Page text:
During the “sending” part of tonglen practice, each time we exhale, we imagine sending others beneficial and pleasant things that we ordinarily desire for ourselves. For instance, for the benefit of others, I can breathe out universal qualities such as kindness, well-being, and relaxation. This aspect of the practice develops our compassion and care for others and helps us let go of tendencies to grasp what we prefer. We might imagine mentally sharing with others enjoyable experiences such as good health, delicious food, beautiful weather, fulfilling intimacy, satisfying recognition, or inner peace.
Because the two aspects of sending and taking support and reinforce each other, it works best to alternate breathing in what’s unwelcome and breathing out what’s welcome. Inhaling our own unwanted feelings and those of others creates space in the heart and mind. As we stop rejecting unpleasant emotions, we feel relieved. Then we can breathe out spaciousness and relief to those who are struggling with similar feelings. At the end of doing tonglen, we can offer to all living beings any freedom and contentment that arise from this non-rejection practice.
Apart from the formal meditation practice of tonglen, Pema recommends doing an abbreviated version on the spot whenever an opportunity arises. If we are on a walk and notice a person or an animal in pain, we can breathe in their pain and send them relief.
Or if we turn away because their pain triggers fear or resistance, we can do tonglen for all the people just like us who wish to be compassionate but are afraid. Rather than judging ourselves, we can use our own limitation as a path to understanding others’ fears. By breathing in all of our pain and breathing out relief for all of us, we use our own suffering compassionately for the benefit of others.
*Let’s practice this abbreviated form of tonglen.
Sit comfortably and close your eyes.
Bring to mind someone you know who is in pain, physically or emotionally.
Take a moment to connect with their experience.
Inhale the pain and exhale comfort. Repeat this cycle two more times.
Notice how this practice affects you.
Over time, tonglen practice opens us up to accept life just as it is. Pema’s sixth chapter begins with her observation that, “The exalted state of enlightenment is nothing more than fully knowing ourselves and our world, just as they are.”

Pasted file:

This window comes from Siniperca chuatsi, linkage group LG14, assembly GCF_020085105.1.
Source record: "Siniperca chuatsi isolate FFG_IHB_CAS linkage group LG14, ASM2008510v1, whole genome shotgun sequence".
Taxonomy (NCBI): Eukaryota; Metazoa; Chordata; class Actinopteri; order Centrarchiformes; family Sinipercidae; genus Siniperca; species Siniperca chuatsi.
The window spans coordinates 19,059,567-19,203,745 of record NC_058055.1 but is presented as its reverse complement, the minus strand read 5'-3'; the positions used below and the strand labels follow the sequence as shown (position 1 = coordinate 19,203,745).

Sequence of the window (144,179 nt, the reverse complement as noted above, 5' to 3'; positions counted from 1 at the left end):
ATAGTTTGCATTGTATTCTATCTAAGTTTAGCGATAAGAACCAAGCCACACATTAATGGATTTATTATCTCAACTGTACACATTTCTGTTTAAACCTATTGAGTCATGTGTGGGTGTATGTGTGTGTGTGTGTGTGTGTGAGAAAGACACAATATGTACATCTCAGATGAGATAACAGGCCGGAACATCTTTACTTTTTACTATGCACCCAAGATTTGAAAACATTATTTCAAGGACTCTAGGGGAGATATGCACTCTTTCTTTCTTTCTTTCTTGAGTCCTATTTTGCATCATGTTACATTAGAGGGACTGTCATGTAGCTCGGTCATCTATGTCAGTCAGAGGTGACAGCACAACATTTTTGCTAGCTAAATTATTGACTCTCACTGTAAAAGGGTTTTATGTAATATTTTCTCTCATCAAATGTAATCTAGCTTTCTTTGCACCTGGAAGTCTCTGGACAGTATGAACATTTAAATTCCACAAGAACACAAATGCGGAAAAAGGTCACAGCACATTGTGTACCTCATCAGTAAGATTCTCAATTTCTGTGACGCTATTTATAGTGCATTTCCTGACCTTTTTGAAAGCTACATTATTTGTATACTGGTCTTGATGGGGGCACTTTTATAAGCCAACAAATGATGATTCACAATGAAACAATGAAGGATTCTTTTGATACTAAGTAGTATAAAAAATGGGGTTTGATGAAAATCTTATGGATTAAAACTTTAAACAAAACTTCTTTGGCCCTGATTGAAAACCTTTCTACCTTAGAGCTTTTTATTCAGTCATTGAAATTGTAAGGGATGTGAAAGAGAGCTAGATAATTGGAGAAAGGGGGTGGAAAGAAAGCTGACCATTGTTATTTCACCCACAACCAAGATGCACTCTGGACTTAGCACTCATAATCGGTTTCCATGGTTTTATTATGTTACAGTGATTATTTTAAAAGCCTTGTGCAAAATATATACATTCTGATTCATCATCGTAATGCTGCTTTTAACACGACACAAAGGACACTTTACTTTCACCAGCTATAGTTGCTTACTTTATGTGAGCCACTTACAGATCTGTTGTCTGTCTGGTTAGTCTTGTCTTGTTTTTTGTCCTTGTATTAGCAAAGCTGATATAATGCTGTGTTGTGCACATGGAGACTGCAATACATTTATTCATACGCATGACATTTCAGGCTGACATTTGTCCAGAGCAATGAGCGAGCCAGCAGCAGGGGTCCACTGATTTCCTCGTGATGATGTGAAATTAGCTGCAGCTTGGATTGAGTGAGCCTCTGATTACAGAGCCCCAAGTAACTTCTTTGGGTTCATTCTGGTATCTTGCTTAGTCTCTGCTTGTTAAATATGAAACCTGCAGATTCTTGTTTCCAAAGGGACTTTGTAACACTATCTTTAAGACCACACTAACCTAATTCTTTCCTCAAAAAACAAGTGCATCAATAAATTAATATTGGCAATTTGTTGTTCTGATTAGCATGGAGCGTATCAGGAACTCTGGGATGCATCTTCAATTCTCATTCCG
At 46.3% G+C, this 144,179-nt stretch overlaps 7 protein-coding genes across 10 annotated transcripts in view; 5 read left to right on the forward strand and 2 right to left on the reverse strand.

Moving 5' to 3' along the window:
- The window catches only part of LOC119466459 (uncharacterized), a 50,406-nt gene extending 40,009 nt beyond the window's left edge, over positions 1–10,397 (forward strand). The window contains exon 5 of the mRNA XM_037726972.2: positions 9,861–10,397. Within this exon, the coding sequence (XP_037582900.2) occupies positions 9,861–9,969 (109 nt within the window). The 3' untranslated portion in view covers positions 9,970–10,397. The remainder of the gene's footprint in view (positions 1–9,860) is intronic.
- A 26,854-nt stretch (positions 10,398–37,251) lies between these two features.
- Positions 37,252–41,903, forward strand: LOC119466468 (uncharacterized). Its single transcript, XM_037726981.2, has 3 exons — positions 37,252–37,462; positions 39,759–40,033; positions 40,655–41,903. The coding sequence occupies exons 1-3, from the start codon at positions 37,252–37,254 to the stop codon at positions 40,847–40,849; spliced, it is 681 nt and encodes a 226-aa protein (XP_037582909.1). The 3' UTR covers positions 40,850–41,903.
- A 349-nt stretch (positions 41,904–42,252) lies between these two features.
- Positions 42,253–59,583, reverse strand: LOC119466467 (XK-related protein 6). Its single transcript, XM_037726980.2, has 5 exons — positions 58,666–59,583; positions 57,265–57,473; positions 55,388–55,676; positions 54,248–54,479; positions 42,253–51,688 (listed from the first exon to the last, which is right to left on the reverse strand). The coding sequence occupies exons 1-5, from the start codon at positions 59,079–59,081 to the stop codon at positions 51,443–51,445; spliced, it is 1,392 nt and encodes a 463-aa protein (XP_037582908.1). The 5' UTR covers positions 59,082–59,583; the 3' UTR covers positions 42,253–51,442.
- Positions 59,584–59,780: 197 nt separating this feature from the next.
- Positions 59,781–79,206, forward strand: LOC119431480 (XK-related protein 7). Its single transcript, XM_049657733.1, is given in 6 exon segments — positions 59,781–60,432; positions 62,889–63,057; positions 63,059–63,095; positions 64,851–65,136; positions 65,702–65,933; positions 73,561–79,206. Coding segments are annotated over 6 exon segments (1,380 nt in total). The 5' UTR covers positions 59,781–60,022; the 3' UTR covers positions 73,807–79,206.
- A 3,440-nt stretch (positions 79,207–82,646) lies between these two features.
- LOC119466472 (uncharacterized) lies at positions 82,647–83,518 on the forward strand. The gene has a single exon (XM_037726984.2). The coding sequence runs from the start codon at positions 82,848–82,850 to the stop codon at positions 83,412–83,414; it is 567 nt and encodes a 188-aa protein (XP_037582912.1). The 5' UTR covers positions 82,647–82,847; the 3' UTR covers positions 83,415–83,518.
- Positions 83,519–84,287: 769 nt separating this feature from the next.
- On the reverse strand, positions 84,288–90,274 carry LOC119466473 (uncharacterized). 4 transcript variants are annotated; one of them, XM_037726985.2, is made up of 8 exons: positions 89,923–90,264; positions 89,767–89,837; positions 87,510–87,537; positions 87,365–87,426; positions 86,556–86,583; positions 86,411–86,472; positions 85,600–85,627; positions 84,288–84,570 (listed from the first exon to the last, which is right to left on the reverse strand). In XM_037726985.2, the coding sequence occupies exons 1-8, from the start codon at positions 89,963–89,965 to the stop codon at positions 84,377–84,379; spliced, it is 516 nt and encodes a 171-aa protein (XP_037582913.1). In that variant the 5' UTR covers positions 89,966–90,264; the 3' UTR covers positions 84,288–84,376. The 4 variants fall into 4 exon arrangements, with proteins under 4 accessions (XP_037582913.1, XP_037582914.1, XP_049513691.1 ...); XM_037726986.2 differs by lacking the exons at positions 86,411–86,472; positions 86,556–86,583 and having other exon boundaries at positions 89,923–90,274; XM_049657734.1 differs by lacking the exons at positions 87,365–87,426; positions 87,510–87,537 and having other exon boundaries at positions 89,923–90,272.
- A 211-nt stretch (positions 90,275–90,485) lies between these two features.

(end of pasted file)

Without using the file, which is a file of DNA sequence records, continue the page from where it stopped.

Any time that we accept our experience as it is without wanting it to be different, that moment feels fresh, complete and unique. Whenever we open to a moment that has never been that way before and will never be so again, the heart softens naturally towards ourselves and others. Pema asks, “How can we learn to spend more and more of our time in this state of mind? How can we develop trust in the completeness of being with life “just as it is”?
First, we must be aware of how we incline the mind. If we focus habitually on what’s missing or lacking, we are oriented to notice imperfections and to feel dissatisfied. To remedy this negative bias, Pema suggests that we practice noting whatever we appreciate—birds singing, afternoon light on treetops, a freshly cooked meal, and a loved one’s caring smile. Such simple attentiveness warms our hearts and connects us to the world around us.
Practicing gratitude helps us to appreciate our blessings. In my seventies, I have a choice to complain about arthritic stiffness or to appreciate that I can still take bike rides and long walks. I can bemoan my diminishing eyesight or be grateful for all the faces and colors and shapes that I do see. The practice of gratitude gladdens my heart.
As another practice of appreciation, Pema recommends paying special attention to strangers whom we encounter in daily life. Amidst the pandemic, I often greet people I pass on walks. If they have a canine companion, our dogs have a chance to trade sniffs. I am amused by how often dogs and owners resemble one another. Each warm interaction with a stranger reminds me of our common humanity.
The most challenging practice is to direct this warmth towards parts of ourselves that we dislike, including doubts, fears, and insecurities. With a clear intention to accept ourselves just as we are, we can allow space for uncomfortable thoughts and emotions, neither rejecting them nor buying into them. When we let go of self-judgments, we build trust in our basic goodness, which lacks nothing. As an antidote to self-criticism, Pema suggests repeating as a mantra, “I am complete just as I am.”
In her words, “Whatever arises in our mind and heart is just our current experience, nothing more or less. Even our good and bad qualities are temporary and insubstantial, not ultimate proofs of our worthiness or unworthiness.” She concludes, “[T]he ultimate fruition of this path is simply to be fully human. And the ultimate benefit we can bring to others is to help them also realize their full humanity, just as they are.”
Martin Luther King, Jr., said, “An individual has not started living until he can rise above the narrow confines of his individualistic concerns to the broader concerns of all humanity.” It is by learning to be fully human that we embrace those larger concerns.